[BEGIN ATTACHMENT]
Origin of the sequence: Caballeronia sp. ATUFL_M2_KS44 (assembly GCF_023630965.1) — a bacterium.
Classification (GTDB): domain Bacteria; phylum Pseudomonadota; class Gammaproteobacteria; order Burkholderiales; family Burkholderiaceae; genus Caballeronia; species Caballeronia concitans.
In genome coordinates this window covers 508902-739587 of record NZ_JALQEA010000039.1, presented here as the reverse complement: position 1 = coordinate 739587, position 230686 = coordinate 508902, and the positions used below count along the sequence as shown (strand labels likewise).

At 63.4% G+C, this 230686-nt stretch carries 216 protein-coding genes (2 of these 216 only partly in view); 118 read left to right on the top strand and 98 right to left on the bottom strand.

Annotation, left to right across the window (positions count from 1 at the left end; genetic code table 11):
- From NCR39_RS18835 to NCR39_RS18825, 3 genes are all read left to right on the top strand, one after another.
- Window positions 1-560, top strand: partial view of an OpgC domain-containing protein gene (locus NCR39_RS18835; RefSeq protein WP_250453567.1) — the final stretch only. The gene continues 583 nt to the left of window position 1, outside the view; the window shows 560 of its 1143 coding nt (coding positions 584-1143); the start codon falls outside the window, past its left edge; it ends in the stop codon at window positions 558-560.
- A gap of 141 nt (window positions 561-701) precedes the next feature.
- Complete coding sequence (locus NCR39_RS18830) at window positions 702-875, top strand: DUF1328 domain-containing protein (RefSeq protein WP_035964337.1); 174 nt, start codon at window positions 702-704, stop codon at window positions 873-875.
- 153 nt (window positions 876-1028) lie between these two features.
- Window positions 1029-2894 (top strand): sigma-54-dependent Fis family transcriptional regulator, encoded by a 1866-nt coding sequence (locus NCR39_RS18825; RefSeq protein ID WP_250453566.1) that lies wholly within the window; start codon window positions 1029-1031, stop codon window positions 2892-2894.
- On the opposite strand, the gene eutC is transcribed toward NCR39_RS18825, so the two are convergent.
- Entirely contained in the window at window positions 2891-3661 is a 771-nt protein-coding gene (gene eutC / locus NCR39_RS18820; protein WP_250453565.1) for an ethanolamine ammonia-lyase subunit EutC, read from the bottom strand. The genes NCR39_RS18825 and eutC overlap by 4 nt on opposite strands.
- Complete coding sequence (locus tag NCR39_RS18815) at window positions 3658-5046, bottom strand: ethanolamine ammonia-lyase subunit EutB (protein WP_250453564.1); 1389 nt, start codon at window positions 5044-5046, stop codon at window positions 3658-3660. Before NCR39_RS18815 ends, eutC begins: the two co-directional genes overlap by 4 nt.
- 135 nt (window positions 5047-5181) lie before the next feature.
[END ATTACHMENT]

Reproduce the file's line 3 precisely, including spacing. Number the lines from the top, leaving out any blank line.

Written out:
In genome coordinates this window covers 508902-739587 of record NZ_JALQEA010000039.1, presented here as the reverse complement: position 1 = coordinate 739587, position 230686 = coordinate 508902, and the positions used below count along the sequence as shown (strand labels likewise).